Figure 1: BTRAN operating modes


BTRAN Performance – From Simulations

Figure 2 shows turn-off simulation results, run in Silvaco Atlas, for a 650 V B-TRAN at 25 °C. Also from the simulations, this device has a gain of 15 at 200 A/cm2 at a Vce of 0.2 V. The per unit turn-off loss of 0.62mJ for this 1 cm2 device at 200A into 300V is about 1/10th that of a 650 V IGBT turning off under the same conditions (see below Bosch MH6560C).


 650 V B-TRAN, 200 A/cm^2, 25 C turn-off after 0.6 uS of pre-turn-off

Figure 2: 650 V B-TRAN, 200 A/cm2, 25 C turn-off after 0.6 uS of pre-turn-off


B-TRAN based Electric Vehicle (EV) Drive

Figure 3 shows a basic 600 A, 300 V B-TRAN based DC to three-phase bi-directional converter as may be used on EV drives. This may be compared with a conventional IGBT/Diode module from Bosch (MH6560C). The conduction loss for the B-TRAN includes base drive power. As shown in Table 1, the die area for the Bosch module is estimated at 12 cm2 based on the package size. The B-TRAN is operated (in simulations) at 200 A/cm2 current density and a gain of 15. This analysis suggests that the B-TRAN requires just 1/4th the die area, and has about 1/5th the losses of the conventional module.

* Datasheet number – but may not include commutating device turn-on loss while diode still has forward current. B-TRAN losses include that loss. Total B-TRAN reverse recovery loss must be less than module since B-TRAN has lower peak reverse recovery current


Switch –
650 V,
600 A

Die Area –

Turn-off energy
per 600 A into
300 V, inductive - mJ

Peak reverse
recovery current,
600 A, 300 V,

Turn-on and
reverse recovery loss,
600A, 300V,
di/t 6.6kA/uS

Total Switching
losses at 5 kHz - W

Conduction loss,
600 A - W

Total Loss,

















Table 1: Conventional vs B-TRAN for EV Drive – 25C

BTRAN Based EV Drive Topology

Figure 3: BTRAN Based EV Drive Topology


Three-phase to three-phase converters via PPSA

The AC switch characteristic of the BTRAN is well suited for Ideal Power’s Power Packet Switching Architecture (Figure 4). Full power conversion efficiency with BTRANs is anticipated to be better than 99.4%, resulting in compact, air-cooled, low-cost converters for renewable energy power generation in wind turbines, solar PV power plants, and such plants combined with battery storage. Although often confused with resonant link converters, the PPSA converter is not a resonant link converter, as can be seen from the PPSA circuit animation on the Ideal Power web site.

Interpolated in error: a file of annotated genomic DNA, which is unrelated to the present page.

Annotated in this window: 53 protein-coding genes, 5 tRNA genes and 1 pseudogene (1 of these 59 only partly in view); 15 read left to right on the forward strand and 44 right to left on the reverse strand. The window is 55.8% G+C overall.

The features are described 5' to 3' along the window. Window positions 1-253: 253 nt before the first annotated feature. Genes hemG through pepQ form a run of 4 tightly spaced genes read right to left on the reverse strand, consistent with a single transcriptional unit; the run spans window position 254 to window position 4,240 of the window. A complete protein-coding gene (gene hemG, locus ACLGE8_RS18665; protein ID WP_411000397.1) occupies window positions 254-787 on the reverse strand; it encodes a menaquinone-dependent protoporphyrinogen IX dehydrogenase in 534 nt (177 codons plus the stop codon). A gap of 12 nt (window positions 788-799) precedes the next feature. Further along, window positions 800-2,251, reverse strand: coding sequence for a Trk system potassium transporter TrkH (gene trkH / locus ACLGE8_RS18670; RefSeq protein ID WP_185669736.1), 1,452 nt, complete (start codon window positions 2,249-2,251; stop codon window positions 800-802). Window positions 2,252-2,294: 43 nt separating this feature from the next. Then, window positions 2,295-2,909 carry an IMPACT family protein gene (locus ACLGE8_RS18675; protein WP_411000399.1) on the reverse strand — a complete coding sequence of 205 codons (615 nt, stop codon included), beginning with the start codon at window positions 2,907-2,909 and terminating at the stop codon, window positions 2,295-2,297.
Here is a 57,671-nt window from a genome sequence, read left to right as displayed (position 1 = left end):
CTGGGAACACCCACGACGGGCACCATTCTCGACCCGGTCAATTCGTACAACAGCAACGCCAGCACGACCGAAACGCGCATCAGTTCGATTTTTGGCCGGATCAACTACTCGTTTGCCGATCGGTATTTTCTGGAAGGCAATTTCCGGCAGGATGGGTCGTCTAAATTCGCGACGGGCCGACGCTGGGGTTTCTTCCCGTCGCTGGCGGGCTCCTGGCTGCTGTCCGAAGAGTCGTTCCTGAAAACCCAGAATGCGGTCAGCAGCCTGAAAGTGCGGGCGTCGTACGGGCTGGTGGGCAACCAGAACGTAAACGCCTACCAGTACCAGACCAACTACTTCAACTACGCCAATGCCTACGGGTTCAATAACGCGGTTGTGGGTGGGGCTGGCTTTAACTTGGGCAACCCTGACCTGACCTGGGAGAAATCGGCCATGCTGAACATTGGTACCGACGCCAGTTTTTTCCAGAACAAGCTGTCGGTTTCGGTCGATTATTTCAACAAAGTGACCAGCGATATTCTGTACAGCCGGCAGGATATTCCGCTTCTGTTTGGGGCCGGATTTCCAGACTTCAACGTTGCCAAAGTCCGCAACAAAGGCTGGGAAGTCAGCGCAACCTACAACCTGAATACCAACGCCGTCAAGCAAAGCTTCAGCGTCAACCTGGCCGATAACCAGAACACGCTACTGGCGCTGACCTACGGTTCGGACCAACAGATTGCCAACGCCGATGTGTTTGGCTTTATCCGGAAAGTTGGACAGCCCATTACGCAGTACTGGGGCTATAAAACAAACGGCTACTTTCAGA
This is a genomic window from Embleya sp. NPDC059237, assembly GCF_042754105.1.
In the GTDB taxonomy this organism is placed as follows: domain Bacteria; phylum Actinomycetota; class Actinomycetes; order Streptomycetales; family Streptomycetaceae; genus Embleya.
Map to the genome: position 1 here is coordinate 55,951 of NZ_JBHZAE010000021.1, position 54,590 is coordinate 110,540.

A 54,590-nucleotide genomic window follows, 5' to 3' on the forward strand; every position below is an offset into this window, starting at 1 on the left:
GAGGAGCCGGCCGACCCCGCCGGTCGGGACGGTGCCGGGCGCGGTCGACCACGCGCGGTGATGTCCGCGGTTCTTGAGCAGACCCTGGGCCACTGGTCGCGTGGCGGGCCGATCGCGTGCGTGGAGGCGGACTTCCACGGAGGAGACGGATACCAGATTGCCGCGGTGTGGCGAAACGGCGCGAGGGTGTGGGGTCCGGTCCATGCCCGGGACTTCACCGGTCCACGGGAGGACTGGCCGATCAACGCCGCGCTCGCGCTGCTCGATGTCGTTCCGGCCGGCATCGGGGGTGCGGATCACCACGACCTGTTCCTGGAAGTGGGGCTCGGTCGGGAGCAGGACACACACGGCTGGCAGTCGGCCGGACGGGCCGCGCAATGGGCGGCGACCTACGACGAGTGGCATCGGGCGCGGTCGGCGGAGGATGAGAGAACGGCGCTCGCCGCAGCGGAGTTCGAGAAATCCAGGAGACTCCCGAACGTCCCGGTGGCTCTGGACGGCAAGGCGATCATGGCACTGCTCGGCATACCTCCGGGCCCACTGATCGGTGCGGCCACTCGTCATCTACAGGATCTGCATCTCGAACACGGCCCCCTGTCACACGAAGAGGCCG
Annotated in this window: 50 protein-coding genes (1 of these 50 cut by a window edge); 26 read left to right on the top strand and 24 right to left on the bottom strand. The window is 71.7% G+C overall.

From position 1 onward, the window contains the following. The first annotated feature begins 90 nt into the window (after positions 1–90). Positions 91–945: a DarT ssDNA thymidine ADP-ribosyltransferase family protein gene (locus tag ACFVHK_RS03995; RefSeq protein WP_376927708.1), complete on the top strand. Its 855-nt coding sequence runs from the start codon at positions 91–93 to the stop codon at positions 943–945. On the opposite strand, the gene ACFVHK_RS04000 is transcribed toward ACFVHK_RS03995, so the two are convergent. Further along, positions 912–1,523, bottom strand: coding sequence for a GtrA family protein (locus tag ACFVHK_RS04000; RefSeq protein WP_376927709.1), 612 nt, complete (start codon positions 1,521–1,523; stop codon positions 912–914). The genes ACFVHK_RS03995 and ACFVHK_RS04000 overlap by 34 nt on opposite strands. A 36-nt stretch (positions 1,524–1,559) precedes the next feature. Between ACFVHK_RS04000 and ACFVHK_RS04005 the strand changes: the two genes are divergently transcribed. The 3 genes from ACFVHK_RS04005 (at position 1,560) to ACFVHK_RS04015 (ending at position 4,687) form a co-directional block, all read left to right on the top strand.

BTRAN Based PPSA 3 phase to 3 phase converter

Figure 4: BTRAN Based PPSA 3 phase to 3 phase converter



The B-TRAN manufacturing process is being developed on a conventional silicon process, with steps added for double-sided photo-lithography, including temporary “handle” wafers to facilitate double-sided processing of thin wafers. Packaging to accommodate the double-sided die is also being developed.



The BTRAN topology is a simple, yet radically different topology for power semiconductors. As shown in simulations, it combines the fast, low loss switching of a MOSFET, the high current density of the IGBT, the low forward voltage drop of the BJT, and a unique bi-directionality. B-TRANs offer the potential to improve efficiency and system economics of a wide variety of power converter applications including Variable Frequency (VFD) motor drives, electrified vehicle traction drives, PV inverters and wind converters.


About the Author

Bill Alexander is the developer of Ideal Power's breakthrough current-modulation power converter technology. He is a prolific inventor with over 25 granted U.S. patents. He has previous startup experience and leads the Company's product development efforts. Bill received B.S. and M.S. Mechanical Engineering degrees from The University of Texas at Austin.